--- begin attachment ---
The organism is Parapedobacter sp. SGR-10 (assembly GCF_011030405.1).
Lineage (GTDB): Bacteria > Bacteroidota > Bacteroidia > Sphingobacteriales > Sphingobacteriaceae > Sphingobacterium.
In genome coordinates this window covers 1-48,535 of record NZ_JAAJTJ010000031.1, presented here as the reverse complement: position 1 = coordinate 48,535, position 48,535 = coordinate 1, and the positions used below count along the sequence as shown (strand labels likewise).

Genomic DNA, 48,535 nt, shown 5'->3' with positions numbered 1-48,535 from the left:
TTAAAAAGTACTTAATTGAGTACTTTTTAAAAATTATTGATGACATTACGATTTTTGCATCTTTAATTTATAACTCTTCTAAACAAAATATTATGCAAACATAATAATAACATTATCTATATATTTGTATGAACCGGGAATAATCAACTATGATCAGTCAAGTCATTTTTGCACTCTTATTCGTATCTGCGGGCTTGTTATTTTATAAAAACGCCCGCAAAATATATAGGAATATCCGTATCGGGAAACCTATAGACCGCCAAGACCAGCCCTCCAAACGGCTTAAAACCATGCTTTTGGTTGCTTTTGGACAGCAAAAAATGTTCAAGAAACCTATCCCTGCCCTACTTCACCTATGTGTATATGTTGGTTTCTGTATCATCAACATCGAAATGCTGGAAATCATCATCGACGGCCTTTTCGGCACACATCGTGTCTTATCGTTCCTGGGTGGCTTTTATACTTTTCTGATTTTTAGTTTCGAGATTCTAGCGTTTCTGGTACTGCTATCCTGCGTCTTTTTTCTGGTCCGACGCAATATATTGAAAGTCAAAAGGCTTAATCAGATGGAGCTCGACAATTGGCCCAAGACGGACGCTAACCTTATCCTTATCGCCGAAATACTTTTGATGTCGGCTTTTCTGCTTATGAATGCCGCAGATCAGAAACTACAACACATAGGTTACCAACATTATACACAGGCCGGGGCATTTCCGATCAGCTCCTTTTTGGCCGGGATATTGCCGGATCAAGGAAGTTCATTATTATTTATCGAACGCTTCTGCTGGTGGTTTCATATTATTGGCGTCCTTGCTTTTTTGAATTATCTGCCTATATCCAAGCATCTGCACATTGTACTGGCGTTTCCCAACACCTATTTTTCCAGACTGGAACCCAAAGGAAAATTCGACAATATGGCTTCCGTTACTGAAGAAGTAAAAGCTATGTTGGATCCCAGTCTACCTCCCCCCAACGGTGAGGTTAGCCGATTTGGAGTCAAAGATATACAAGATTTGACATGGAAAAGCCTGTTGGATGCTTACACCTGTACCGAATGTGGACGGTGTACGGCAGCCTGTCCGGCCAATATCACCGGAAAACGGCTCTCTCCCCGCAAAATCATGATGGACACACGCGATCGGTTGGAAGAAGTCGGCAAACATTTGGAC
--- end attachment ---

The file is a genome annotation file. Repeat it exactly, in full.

The organism is Parapedobacter sp. SGR-10 (assembly GCF_011030405.1).
Lineage (GTDB): Bacteria > Bacteroidota > Bacteroidia > Sphingobacteriales > Sphingobacteriaceae > Sphingobacterium.
In genome coordinates this window covers 1-48,535 of record NZ_JAAJTJ010000031.1, presented here as the reverse complement: position 1 = coordinate 48,535, position 48,535 = coordinate 1, and the positions used below count along the sequence as shown (strand labels likewise).

Genomic DNA, 48,535 nt, shown 5'->3' with positions numbered 1-48,535 from the left:
TTAAAAAGTACTTAATTGAGTACTTTTTAAAAATTATTGATGACATTACGATTTTTGCATCTTTAATTTATAACTCTTCTAAACAAAATATTATGCAAACATAATAATAACATTATCTATATATTTGTATGAACCGGGAATAATCAACTATGATCAGTCAAGTCATTTTTGCACTCTTATTCGTATCTGCGGGCTTGTTATTTTATAAAAACGCCCGCAAAATATATAGGAATATCCGTATCGGGAAACCTATAGACCGCCAAGACCAGCCCTCCAAACGGCTTAAAACCATGCTTTTGGTTGCTTTTGGACAGCAAAAAATGTTCAAGAAACCTATCCCTGCCCTACTTCACCTATGTGTATATGTTGGTTTCTGTATCATCAACATCGAAATGCTGGAAATCATCATCGACGGCCTTTTCGGCACACATCGTGTCTTATCGTTCCTGGGTGGCTTTTATACTTTTCTGATTTTTAGTTTCGAGATTCTAGCGTTTCTGGTACTGCTATCCTGCGTCTTTTTTCTGGTCCGACGCAATATATTGAAAGTCAAAAGGCTTAATCAGATGGAGCTCGACAATTGGCCCAAGACGGACGCTAACCTTATCCTTATCGCCGAAATACTTTTGATGTCGGCTTTTCTGCTTATGAATGCCGCAGATCAGAAACTACAACACATAGGTTACCAACATTATACACAGGCCGGGGCATTTCCGATCAGCTCCTTTTTGGCCGGGATATTGCCGGATCAAGGAAGTTCATTATTATTTATCGAACGCTTCTGCTGGTGGTTTCATATTATTGGCGTCCTTGCTTTTTTGAATTATCTGCCTATATCCAAGCATCTGCACATTGTACTGGCGTTTCCCAACACCTATTTTTCCAGACTGGAACCCAAAGGAAAATTCGACAATATGGCTTCCGTTACTGAAGAAGTAAAAGCTATGTTGGATCCCAGTCTACCTCCCCCCAACGGTGAGGTTAGCCGATTTGGAGTCAAAGATATACAAGATTTGACATGGAAAAGCCTGTTGGATGCTTACACCTGTACCGAATGTGGACGGTGTACGGCAGCCTGTCCGGCCAATATCACCGGAAAACGGCTCTCTCCCCGCAAAATCATGATGGACACACGCGATCGGTTGGAAGAAGTCGGCAAACATTTGGAC